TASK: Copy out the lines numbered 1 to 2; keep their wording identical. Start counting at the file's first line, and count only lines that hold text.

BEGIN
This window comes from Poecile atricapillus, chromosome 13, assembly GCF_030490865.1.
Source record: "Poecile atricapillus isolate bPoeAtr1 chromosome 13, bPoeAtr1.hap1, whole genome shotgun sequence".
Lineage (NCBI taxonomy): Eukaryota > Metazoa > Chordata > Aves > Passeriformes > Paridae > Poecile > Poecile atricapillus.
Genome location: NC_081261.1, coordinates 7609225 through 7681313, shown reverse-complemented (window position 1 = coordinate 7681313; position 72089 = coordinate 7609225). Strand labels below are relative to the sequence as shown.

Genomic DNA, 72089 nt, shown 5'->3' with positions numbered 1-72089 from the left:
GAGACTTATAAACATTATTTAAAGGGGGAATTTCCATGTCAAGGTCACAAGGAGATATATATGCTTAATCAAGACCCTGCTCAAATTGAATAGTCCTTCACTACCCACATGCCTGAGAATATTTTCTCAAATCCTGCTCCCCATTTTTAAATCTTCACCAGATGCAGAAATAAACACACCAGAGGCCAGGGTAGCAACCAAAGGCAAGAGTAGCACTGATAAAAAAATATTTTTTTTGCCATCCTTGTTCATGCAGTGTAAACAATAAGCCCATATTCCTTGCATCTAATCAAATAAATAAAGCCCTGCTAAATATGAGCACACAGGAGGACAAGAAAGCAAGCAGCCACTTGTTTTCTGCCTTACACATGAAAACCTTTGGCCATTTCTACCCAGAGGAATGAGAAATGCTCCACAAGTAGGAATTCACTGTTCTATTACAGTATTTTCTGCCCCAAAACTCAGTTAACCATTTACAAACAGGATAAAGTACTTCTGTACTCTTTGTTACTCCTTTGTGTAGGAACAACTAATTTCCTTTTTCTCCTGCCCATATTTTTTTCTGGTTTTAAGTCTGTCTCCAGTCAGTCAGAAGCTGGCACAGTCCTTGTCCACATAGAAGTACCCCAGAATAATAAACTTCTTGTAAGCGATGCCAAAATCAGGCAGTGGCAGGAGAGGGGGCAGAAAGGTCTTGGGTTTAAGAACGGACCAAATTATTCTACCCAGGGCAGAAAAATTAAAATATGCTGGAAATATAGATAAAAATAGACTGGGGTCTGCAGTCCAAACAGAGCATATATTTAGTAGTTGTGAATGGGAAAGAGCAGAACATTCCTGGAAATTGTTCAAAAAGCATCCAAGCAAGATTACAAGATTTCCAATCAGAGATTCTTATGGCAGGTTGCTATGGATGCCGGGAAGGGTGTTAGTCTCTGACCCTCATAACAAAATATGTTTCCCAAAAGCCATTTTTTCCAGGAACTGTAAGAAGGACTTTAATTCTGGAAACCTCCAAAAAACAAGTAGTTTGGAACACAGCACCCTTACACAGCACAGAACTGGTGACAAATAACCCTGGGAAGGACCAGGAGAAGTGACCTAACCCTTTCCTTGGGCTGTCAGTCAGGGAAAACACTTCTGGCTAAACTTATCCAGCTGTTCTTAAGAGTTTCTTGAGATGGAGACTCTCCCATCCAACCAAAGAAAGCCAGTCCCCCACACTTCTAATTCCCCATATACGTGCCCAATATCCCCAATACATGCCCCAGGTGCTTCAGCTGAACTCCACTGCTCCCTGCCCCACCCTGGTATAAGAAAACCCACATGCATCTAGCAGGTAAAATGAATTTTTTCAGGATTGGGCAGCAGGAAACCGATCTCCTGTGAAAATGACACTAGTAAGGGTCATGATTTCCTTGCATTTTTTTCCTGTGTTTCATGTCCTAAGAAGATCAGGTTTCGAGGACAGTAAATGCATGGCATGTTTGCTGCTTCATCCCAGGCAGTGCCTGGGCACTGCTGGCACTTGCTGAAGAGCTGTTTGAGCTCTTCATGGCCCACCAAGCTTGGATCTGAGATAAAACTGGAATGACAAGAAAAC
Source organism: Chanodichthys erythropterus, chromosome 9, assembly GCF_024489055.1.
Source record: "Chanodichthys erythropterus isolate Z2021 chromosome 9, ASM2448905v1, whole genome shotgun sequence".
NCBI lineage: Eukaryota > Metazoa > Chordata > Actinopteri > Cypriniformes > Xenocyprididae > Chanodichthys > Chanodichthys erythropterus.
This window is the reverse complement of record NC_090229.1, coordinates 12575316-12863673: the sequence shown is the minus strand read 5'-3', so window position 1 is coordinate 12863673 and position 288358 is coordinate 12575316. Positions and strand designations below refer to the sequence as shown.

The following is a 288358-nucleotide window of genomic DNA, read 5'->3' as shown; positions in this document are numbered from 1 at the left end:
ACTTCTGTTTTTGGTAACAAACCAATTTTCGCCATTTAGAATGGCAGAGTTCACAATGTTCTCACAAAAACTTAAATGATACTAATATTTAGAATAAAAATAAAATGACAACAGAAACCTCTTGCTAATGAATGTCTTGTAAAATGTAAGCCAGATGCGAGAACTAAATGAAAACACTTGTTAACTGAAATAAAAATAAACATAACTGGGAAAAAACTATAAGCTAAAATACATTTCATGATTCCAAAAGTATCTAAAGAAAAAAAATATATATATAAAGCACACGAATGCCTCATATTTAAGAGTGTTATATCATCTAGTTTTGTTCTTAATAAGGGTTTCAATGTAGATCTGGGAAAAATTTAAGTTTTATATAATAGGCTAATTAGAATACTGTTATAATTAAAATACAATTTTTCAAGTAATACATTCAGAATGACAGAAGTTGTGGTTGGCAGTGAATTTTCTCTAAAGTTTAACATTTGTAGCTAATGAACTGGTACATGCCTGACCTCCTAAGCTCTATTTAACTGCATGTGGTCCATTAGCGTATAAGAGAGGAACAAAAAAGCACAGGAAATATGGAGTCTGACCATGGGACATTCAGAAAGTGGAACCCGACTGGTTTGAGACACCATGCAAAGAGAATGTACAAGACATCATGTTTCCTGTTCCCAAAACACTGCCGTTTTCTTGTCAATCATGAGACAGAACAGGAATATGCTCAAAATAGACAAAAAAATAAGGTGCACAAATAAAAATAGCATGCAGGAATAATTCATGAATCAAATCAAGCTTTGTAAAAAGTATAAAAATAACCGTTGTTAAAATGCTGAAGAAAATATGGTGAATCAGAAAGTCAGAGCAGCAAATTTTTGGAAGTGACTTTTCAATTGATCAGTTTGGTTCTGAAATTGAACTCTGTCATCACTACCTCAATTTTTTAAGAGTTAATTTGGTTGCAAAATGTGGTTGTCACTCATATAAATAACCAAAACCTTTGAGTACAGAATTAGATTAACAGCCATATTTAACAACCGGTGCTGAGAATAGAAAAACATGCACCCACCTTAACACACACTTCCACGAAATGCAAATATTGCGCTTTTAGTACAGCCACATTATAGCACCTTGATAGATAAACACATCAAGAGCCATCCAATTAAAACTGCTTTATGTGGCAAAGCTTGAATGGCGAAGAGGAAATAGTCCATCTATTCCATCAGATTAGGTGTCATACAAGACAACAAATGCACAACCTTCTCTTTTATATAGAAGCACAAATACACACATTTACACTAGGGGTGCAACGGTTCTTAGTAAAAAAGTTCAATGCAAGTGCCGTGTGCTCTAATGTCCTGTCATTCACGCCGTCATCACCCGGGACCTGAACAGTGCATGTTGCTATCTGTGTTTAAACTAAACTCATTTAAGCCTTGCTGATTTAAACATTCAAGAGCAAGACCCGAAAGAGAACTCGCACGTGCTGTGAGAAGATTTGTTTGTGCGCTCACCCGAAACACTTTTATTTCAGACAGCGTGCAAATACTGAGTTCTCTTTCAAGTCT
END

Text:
This window comes from Poecile atricapillus, chromosome 13, assembly GCF_030490865.1.
Source record: "Poecile atricapillus isolate bPoeAtr1 chromosome 13, bPoeAtr1.hap1, whole genome shotgun sequence".